Ashley Webster shared these lovely photos of his weekend project on the 3D Printing google+ community. His goal was to make a simple box and print it as interesting as possible. That lovely looking sheen on the bottom of the part is printed on the build plate. We tend to get similar results when printing in ABS on a heated build plate with kapton tape but Ashley is using PLA. Using a 1:10 pva solution, he painted on a layer to his build plate and let it dry.
The real beautify lies on how the part was sliced and printed. Using Simplify3D, Ashley sliced the bottom half of the box using 4 processes (4 sets of different slice settings). All at 0.2mm layers.
I used Simplify3D. The bottom half of the box uses 4 processes (4 sets of different slice settings). All at 0.2mm layers.
0-1.2mm: Concentric infill, 0.6mm width
1.2-1.6mm: two layers of rectilinear infill to close a small gap at the center of the concentric infill and make the bottom watertight.
1.6-2mm: two layers same as first set
2mm+: 0.45mm filament width and rectilinear infill, because concentric didn’t work so well on the thin wall.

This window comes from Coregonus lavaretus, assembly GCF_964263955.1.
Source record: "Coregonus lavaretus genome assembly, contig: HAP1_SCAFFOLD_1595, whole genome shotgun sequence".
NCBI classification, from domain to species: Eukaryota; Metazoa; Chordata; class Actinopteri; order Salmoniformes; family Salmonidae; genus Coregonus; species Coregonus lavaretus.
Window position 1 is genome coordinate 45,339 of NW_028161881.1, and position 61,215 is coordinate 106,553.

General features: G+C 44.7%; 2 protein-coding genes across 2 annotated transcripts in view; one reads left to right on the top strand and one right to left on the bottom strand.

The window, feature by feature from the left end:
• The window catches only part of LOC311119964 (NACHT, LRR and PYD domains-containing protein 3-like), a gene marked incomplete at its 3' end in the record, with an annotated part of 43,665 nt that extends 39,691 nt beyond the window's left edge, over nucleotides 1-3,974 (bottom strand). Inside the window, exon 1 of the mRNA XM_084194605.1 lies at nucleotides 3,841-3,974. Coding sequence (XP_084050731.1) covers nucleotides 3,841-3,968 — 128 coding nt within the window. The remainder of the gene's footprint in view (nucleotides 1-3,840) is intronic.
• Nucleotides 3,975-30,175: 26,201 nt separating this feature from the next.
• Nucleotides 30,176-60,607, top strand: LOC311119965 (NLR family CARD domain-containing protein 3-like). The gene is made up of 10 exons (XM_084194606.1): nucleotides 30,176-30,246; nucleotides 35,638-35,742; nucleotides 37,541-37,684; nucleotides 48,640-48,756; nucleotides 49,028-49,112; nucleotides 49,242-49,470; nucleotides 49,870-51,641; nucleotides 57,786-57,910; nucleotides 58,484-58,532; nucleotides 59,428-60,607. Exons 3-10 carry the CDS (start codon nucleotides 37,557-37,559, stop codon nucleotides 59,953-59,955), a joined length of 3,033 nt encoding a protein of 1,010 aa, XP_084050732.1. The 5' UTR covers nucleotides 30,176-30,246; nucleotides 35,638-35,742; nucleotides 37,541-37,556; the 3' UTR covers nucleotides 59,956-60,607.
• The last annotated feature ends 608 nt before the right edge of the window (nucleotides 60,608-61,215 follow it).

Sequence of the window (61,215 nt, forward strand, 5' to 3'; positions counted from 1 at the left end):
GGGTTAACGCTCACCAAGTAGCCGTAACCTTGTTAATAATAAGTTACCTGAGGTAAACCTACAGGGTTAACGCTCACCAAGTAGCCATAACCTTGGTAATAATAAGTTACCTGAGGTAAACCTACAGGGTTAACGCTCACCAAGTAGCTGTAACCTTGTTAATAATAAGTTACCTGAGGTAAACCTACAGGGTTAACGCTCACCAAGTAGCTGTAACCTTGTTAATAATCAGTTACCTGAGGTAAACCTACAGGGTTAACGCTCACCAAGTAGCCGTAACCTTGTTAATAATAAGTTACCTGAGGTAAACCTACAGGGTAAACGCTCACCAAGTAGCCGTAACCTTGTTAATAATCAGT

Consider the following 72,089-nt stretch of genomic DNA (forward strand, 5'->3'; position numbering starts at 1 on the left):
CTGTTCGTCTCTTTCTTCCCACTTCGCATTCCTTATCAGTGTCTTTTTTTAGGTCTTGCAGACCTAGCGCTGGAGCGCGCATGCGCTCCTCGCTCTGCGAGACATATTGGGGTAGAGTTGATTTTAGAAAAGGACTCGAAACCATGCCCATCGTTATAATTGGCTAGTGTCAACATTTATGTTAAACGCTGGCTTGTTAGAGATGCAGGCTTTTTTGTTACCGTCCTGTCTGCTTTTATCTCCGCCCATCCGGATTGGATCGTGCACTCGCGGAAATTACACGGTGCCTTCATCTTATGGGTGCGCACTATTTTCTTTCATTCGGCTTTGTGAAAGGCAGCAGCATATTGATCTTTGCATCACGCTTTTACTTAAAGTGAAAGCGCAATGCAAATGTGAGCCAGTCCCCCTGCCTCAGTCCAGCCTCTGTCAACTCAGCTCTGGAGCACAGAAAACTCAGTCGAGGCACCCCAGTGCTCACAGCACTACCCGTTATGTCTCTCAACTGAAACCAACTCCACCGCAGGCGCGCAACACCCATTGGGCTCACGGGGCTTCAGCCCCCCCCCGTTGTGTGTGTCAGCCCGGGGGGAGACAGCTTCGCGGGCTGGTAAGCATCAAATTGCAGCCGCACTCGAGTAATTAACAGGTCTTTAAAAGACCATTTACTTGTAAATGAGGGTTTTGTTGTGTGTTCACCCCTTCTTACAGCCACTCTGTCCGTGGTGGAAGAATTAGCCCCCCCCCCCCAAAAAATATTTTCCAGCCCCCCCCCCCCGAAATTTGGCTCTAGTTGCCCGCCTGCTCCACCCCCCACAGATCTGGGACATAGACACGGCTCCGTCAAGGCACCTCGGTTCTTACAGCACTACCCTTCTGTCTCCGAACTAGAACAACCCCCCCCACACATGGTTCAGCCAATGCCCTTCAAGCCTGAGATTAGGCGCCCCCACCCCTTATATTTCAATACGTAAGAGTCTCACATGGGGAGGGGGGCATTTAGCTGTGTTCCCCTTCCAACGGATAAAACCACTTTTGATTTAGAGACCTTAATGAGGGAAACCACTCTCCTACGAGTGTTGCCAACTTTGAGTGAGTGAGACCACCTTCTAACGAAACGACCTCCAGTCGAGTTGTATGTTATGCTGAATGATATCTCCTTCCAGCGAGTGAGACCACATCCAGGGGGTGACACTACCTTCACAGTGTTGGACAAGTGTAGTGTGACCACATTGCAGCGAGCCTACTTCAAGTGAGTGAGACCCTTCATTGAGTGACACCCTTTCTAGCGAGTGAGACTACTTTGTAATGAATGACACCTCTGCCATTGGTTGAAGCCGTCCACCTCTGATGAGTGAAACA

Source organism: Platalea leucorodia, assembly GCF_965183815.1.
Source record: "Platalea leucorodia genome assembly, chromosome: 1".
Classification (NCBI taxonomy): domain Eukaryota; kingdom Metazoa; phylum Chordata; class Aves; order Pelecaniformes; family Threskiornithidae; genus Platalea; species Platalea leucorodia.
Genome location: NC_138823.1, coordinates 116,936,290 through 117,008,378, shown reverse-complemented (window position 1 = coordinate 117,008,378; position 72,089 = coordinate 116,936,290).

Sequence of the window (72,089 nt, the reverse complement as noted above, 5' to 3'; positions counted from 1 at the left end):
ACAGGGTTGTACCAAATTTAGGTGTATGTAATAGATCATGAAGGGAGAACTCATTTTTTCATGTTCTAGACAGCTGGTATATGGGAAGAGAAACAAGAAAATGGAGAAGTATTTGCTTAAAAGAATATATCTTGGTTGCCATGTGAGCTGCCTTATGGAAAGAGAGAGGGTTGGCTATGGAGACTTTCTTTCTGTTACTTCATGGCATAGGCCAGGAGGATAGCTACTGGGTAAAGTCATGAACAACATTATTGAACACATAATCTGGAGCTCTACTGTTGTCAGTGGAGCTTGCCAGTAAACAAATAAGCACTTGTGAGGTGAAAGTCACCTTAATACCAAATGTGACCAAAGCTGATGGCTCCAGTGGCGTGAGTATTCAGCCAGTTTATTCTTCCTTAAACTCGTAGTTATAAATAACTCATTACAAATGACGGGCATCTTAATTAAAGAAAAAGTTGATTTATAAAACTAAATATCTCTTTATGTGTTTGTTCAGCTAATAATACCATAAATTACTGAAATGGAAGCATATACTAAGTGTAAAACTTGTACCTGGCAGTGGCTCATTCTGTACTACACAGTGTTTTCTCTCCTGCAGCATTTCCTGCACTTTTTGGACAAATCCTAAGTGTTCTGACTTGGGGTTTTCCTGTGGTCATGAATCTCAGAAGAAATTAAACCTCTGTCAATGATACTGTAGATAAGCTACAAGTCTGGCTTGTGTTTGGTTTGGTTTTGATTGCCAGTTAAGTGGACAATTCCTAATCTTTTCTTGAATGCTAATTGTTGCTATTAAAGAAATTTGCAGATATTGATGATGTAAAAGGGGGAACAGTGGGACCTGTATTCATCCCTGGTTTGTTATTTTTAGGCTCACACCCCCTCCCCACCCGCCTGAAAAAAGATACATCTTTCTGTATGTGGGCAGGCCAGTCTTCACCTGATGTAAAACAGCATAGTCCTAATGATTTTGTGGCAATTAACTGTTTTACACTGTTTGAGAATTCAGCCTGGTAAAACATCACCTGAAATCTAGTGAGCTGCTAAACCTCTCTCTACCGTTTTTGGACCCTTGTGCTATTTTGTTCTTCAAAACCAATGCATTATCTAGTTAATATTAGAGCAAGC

This is an amazing technique that lets you set different slice settings based on the layers of the object. It’s great to see awesome results coming out from different slicing apps and Simplify3D is one we will definitely check out! As Ashley noted in the photo comments, “the craft to 3D printing is in the slicing.” Big kudos to Ashley for making such a lovely looking print! It definitely shows how to make the 3d printing process look seamless to the design. That wooden grain texture also makes a great combo!
Have an amazing project to share? Join the SHOW-AND-TELL every Wednesday night at 7:30pm ET on Google+ Hangouts.
Join us every Wednesday night at 8pm ET for Ask an Engineer!
Learn resistor values with Mho’s Resistance or get the best electronics calculator for engineers “Circuit Playground” – Adafruit’s Apps!
Maker Business — “End of an era: BlackBerry will stop making its own phones”
Wearables — Ask the right questions
Electronics — Interference is everywhere!
Biohacking — EEG Based Music for Neurological Diseases and Art Shows
No comments yet.
Sorry, the comment form is closed at this time.